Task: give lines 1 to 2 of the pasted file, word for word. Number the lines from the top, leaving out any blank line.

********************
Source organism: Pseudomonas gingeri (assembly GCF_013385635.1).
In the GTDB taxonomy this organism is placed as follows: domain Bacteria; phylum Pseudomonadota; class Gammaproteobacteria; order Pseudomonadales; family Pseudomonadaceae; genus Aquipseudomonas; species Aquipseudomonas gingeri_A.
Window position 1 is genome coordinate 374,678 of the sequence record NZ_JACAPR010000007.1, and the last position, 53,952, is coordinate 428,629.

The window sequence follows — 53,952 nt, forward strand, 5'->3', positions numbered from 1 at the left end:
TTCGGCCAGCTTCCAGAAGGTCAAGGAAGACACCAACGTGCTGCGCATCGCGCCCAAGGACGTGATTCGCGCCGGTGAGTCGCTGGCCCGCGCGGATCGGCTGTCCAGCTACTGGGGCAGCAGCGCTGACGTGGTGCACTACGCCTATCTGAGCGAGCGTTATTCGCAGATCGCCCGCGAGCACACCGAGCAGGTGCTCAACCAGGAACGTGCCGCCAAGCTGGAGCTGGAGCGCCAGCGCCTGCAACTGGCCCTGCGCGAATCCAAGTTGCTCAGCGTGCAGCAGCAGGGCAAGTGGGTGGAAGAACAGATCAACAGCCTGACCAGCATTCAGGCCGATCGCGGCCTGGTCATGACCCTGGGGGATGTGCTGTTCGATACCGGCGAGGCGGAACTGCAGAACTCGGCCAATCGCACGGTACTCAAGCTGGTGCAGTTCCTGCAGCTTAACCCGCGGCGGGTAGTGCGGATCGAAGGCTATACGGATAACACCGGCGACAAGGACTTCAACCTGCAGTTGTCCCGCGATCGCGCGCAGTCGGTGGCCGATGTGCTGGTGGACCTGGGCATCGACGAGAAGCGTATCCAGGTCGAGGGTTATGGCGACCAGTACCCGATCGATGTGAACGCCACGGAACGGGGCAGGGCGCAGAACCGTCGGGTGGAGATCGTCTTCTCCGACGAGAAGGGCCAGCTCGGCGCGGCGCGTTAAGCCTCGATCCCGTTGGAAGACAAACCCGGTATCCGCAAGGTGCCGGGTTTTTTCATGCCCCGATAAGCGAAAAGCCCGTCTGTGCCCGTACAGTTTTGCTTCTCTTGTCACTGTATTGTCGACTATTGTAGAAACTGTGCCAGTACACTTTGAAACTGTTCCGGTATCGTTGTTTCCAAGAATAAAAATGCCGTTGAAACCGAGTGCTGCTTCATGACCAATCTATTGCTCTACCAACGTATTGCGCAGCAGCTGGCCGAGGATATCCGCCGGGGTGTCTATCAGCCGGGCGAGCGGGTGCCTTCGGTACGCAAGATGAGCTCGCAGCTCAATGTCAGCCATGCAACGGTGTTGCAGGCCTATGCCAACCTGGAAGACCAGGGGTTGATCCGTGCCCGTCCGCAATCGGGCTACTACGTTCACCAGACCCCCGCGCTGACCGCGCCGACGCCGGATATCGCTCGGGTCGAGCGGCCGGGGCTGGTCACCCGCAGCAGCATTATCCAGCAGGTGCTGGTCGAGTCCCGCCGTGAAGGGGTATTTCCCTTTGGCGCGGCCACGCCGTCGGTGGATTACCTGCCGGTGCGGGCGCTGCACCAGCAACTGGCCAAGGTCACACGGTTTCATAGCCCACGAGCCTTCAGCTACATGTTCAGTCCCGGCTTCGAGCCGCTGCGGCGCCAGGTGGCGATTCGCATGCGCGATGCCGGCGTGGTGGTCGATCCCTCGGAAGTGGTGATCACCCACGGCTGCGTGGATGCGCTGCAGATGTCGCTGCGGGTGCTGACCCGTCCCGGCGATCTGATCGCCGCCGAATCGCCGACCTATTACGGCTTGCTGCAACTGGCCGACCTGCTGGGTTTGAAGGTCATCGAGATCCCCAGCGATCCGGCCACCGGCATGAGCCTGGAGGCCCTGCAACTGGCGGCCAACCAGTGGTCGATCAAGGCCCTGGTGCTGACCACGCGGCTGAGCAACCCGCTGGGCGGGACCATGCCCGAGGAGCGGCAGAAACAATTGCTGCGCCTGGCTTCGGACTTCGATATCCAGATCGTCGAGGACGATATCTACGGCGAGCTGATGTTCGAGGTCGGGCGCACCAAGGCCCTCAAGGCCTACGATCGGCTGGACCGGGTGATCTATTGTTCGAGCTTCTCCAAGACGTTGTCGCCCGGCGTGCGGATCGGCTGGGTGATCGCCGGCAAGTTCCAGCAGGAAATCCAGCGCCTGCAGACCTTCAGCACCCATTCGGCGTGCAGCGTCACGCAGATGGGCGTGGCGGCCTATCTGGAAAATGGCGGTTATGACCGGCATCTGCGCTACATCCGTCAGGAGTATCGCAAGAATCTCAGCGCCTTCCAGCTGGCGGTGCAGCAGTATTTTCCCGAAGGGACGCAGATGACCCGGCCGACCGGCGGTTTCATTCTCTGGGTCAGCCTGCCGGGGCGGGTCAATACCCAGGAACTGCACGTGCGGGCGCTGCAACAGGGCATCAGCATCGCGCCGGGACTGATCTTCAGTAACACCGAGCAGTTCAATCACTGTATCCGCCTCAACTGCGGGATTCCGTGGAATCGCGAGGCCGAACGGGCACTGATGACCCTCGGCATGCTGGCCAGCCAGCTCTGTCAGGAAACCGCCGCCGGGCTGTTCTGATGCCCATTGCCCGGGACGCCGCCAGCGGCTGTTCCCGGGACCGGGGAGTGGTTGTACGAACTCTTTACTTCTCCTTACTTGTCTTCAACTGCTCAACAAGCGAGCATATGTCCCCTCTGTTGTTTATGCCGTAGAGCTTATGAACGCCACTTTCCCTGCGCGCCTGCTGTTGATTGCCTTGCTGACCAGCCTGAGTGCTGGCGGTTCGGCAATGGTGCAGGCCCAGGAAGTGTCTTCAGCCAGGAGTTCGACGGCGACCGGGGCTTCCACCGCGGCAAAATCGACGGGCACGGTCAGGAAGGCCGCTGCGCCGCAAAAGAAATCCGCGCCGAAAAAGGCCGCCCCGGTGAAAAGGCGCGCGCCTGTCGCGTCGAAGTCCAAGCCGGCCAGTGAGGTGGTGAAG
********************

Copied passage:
Source organism: Pseudomonas gingeri (assembly GCF_013385635.1).
In the GTDB taxonomy this organism is placed as follows: domain Bacteria; phylum Pseudomonadota; class Gammaproteobacteria; order Pseudomonadales; family Pseudomonadaceae; genus Aquipseudomonas; species Aquipseudomonas gingeri_A.